A new report by the Singapore’s S.Rajaratnam School of International Studies (RSIS), Nanyang Technological University, “Submarine Trends in Asia Pacific: Air-Independent Propulsion A Game Changer?“, by Michael Raska, is a worthy read.
According to Raska, while Europe and North America remain key submarine markets, China’s ongoing military modernization coupled with contending international relations in the Asia-Pacific will increasingly drive submarine procurement in the region over the next decade. In 2011, the total submarine market in Asia-Pacific is estimated at US$4.4 billion, and for the next decade, submarine expenditures are projected to US$46 billion.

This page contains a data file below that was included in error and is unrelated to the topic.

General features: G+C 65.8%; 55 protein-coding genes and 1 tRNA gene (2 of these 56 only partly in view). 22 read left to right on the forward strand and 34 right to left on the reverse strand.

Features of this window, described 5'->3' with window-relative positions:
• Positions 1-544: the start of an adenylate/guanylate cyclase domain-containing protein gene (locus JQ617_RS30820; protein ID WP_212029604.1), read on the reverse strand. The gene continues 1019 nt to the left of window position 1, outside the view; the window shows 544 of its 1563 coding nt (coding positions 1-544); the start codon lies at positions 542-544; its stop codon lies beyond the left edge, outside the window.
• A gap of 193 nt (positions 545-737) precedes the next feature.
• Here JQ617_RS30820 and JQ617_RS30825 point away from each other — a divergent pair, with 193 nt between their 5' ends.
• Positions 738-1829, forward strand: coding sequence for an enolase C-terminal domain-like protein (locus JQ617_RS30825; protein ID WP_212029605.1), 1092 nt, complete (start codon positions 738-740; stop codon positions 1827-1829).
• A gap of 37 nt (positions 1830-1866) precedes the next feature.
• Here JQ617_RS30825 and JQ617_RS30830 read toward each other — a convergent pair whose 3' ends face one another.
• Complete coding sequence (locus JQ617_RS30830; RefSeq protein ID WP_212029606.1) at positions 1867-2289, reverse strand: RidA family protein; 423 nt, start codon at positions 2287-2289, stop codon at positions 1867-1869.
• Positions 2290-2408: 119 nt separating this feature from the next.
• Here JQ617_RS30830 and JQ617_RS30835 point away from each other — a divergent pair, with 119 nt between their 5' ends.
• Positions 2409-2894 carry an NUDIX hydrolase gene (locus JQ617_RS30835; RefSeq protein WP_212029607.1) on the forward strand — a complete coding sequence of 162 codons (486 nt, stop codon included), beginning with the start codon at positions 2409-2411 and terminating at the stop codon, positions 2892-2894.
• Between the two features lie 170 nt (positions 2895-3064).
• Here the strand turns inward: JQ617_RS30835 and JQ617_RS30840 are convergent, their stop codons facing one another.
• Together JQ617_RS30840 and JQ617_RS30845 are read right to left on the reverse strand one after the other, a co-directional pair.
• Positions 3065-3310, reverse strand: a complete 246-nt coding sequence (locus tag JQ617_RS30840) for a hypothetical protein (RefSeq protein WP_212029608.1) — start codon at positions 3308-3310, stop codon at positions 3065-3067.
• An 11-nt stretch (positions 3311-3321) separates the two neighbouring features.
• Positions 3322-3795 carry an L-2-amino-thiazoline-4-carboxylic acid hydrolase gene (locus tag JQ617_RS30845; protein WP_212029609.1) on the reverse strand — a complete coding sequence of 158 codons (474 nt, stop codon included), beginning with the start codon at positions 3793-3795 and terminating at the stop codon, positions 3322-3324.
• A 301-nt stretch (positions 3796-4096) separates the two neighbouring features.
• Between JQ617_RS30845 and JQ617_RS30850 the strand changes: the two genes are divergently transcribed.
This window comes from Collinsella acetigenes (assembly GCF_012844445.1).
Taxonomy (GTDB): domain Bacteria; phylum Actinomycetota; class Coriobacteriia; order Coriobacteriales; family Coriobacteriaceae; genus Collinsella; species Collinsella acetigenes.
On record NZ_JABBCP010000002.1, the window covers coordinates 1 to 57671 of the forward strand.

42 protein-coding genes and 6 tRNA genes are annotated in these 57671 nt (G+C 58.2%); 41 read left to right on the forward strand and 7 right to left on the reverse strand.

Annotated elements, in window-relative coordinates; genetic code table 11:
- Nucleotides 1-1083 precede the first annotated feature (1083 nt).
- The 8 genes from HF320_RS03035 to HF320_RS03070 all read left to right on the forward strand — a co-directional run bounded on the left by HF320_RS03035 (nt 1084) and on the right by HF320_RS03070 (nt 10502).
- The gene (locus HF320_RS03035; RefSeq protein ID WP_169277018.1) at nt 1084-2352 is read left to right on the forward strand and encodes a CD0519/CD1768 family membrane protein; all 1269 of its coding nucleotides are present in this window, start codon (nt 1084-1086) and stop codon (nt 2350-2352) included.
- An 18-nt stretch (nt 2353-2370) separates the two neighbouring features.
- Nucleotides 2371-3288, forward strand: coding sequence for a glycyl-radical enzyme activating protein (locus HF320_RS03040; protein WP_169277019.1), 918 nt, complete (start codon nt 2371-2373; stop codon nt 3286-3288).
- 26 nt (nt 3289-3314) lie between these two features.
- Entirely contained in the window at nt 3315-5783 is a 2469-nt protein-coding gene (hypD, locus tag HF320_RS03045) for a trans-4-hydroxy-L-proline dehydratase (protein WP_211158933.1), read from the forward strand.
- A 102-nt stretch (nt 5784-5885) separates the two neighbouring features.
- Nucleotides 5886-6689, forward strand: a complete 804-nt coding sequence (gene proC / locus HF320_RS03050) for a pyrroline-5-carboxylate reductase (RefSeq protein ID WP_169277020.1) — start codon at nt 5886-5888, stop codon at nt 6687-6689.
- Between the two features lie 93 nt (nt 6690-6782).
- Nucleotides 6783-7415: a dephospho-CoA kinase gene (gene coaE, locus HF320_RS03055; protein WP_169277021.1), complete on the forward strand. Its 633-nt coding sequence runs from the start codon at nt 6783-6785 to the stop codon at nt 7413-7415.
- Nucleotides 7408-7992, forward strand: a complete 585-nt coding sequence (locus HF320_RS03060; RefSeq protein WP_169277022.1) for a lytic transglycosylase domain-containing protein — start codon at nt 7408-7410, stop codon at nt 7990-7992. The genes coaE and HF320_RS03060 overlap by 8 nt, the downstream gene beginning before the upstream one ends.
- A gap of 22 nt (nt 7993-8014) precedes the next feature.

With changing strategic realities, Asian navies aim to become increasingly flexible, and capable of varying mission profiles: from countering traditional coastal defence missions to protecting sea lanes and communication lines, Raska said. Simultaneously, submarines are increasingly valuable strategic resource for both electronic and signal intelligence. To enhance the varying operational capabilities, increase submerged endurance and stealth, installing viable Air-independent propulsion systems is thus becoming a strategic necessity.